It is good to begin your hitbodedut by saying: Today I am starting to attach myself to You! Start anew every day!
Rebbe Nachman teaches: It is good to begin your hitbodedut by saying: Today I am starting to attach myself to You! Start anew every day. If yesterday was good, I hope that today will be even better. If yesterday wasn’t the way it should have been, well today is a new beginning and it will be good (Tzaddik #437). The Rebbe himself would start each day by “placing” the day’s activities in God’s hands, asking that he do everything according to Gods will. “This way,” he would say, “I have no worries. I rely on God to do as He sees fit” (Rebbe Nachman’s Wisdom #2).
The spiritual. Start your day by having hitbodedut that everything go according to God’s plan, that you act in accordance with His desire. By doing this, your prayers are automatically focused on God’s drawing you closer to Him. The Rebbe said that these prayers can comprise regrets for the past and requests for the future – each person according to his own spiritual level. He stressed that this advice is universal, it is for anyone who wishes to draw closer to God. Whatever you lack, whatever you feel you need in order to serve God, this is the way to attain it (see Likutey Moharan II, 25).
The material. Rebbe Nachman was once talking to one of his followers about clothing: One must pray for everything. If your clothes are torn, pray to God to give you new clothes. Although the main thing to pray for is closeness to God, still, you must pray for all your needs, large and small. The Rebbe then said: A person who doesn’t pray to God for his needs can be compared to an animal. An animal is also fed and sheltered, without asking for it. To be considered a person, you have to draw all necessities of life from God through prayer (Rebbe Nachman’s Wisdom #233).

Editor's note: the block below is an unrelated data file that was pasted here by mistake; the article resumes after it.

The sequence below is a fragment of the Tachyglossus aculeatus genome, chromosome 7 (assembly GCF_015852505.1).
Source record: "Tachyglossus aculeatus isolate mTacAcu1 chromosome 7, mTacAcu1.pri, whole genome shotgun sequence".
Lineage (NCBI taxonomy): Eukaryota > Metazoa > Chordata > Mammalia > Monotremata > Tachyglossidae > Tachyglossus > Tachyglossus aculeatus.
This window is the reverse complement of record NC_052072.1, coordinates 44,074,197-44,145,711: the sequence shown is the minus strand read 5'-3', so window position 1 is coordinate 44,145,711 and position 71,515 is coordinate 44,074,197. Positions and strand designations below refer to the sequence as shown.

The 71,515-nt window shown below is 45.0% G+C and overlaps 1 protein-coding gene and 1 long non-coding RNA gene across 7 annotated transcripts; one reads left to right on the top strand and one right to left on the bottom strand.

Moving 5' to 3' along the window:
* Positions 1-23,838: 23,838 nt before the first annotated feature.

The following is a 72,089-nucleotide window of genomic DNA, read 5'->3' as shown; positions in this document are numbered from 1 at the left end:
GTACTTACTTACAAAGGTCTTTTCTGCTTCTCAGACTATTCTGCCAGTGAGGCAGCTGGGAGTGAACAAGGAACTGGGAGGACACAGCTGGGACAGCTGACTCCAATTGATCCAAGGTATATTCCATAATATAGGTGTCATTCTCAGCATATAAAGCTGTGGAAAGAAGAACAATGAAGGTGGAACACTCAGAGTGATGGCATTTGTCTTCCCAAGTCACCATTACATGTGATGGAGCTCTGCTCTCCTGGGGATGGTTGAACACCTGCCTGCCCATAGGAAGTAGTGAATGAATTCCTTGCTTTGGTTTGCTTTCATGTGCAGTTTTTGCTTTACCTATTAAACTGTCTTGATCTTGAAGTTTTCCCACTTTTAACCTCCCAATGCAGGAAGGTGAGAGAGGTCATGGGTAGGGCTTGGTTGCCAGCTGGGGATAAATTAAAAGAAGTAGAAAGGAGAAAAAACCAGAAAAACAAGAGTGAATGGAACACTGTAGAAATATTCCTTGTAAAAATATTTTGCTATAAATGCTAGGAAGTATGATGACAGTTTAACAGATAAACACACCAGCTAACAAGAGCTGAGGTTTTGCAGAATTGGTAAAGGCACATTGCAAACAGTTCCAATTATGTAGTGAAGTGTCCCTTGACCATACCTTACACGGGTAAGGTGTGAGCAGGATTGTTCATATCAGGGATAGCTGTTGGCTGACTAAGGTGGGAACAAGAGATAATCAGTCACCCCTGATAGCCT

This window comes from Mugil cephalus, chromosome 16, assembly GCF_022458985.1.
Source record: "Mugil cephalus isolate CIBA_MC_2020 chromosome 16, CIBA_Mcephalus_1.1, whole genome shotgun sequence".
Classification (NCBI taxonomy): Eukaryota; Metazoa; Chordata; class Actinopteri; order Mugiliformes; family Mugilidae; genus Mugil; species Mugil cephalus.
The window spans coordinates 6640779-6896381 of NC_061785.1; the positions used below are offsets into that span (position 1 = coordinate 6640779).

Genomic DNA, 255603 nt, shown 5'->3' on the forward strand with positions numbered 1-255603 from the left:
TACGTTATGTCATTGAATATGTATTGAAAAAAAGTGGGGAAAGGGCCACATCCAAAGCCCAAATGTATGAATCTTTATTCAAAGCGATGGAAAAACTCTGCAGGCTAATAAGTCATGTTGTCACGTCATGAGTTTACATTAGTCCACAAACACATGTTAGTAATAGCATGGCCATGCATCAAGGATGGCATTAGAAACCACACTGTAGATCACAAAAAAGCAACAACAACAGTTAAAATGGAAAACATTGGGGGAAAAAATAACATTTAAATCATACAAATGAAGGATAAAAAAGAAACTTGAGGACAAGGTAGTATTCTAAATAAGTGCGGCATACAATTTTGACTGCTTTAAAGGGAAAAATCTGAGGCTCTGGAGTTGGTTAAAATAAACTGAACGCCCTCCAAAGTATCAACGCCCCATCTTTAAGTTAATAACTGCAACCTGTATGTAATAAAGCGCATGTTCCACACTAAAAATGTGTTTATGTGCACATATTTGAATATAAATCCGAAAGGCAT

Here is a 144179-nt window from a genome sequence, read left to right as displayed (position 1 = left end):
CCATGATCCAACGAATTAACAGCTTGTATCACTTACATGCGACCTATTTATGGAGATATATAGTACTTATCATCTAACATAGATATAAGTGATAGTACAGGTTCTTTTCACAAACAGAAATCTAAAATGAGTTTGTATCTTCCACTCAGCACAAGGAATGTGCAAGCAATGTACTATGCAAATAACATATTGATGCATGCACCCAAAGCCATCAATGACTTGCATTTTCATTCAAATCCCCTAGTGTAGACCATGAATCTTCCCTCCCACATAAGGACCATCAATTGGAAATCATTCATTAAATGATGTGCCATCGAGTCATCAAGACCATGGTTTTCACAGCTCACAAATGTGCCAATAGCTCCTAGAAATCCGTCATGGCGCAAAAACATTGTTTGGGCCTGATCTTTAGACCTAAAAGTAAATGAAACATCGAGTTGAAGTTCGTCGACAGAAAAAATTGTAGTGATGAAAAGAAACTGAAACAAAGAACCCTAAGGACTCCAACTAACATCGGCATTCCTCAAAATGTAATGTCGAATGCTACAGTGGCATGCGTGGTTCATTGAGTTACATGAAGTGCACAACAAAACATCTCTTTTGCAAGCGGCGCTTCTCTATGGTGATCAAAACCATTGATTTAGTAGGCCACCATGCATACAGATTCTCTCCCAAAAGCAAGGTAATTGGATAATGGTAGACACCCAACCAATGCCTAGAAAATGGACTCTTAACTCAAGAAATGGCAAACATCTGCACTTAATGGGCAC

Start your day by having hitbodedut that everything go according to God’s plan, that you act in accordance with His desire!
Reb Noson writes: I was once talking to the Rebbe about something I needed. the Rebbe said, “Pray for it.” Having considered it to be an insignificant item, not at all a necessity, I was surprised to learn that one must pray to God even for such trivial things. The Rebbe rebuked me saying, “Is it beneath your dignity to pray to God for something like that?!” (Rebbe Nachman’s Wisdom #233).
Once, while Reb Nachman Chazan was hammering a nail, the hammer slipped and he hurt his hand. Reb Noson said to him; “Why didn’t you practice hitbodedut before swinging the hammer? You should have prayed to hit the nail and not your hand…” (Siach Sarfei Kodesh I-687).
While standing at the gravesite of Rabbi Shimon bar Yochai in Meron, Reb Avraham Sternhartz was overheard practicing hitbodedut: “God, please help me to get up in the morning. Let me say the modeh ani, wash my hands thrice, recite the morning blessings, pray….” Whatever we want, we have to ask for it with total simplicity.
Hitbodedut encompasses the entire spectrum of life!